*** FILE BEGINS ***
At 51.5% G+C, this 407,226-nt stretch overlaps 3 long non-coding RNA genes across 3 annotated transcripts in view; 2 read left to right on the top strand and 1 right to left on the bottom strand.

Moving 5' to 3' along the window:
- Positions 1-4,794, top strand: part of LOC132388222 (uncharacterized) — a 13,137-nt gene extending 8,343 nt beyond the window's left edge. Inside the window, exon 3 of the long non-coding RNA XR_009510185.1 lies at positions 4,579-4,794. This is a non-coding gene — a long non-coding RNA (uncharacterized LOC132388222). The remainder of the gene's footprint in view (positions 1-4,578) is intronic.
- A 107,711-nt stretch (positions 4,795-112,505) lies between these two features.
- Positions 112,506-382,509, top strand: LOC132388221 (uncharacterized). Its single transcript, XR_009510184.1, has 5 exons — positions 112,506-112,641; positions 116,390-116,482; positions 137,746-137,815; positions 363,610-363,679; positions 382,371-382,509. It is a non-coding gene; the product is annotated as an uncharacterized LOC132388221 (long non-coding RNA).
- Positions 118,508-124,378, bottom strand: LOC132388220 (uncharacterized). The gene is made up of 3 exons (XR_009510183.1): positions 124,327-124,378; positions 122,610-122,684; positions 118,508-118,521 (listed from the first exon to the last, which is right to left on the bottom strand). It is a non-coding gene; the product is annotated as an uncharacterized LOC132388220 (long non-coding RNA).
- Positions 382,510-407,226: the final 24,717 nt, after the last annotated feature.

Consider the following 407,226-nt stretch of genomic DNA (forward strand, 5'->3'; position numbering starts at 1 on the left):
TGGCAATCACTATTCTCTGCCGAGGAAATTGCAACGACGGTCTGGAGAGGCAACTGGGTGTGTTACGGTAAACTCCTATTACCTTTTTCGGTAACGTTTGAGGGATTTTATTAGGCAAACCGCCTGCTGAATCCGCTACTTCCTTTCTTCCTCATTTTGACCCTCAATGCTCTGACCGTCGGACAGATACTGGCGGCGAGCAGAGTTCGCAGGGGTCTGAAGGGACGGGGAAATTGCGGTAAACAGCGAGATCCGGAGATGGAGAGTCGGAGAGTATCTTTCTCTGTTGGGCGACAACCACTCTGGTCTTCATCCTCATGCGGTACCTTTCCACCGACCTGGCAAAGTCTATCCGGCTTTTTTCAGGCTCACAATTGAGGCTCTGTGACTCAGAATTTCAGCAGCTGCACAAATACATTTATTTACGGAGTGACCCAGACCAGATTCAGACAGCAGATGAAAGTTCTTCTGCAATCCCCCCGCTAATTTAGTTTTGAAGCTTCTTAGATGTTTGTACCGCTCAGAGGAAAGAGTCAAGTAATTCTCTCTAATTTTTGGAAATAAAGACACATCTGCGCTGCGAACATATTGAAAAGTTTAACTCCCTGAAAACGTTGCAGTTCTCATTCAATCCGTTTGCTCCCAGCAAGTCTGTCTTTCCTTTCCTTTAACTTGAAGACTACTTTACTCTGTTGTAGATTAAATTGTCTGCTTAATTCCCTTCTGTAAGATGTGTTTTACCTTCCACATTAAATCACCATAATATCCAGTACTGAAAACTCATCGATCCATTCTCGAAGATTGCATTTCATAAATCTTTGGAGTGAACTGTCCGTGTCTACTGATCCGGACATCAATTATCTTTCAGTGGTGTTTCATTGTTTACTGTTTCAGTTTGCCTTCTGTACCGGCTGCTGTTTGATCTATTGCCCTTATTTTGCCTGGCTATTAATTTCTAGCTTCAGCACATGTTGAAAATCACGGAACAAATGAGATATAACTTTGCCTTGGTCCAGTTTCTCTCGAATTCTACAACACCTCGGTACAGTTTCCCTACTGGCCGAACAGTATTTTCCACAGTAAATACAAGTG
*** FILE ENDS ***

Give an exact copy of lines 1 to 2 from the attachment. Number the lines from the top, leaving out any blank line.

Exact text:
At 51.5% G+C, this 407,226-nt stretch overlaps 3 long non-coding RNA genes across 3 annotated transcripts in view; 2 read left to right on the top strand and 1 right to left on the bottom strand.

Moving 5' to 3' along the window: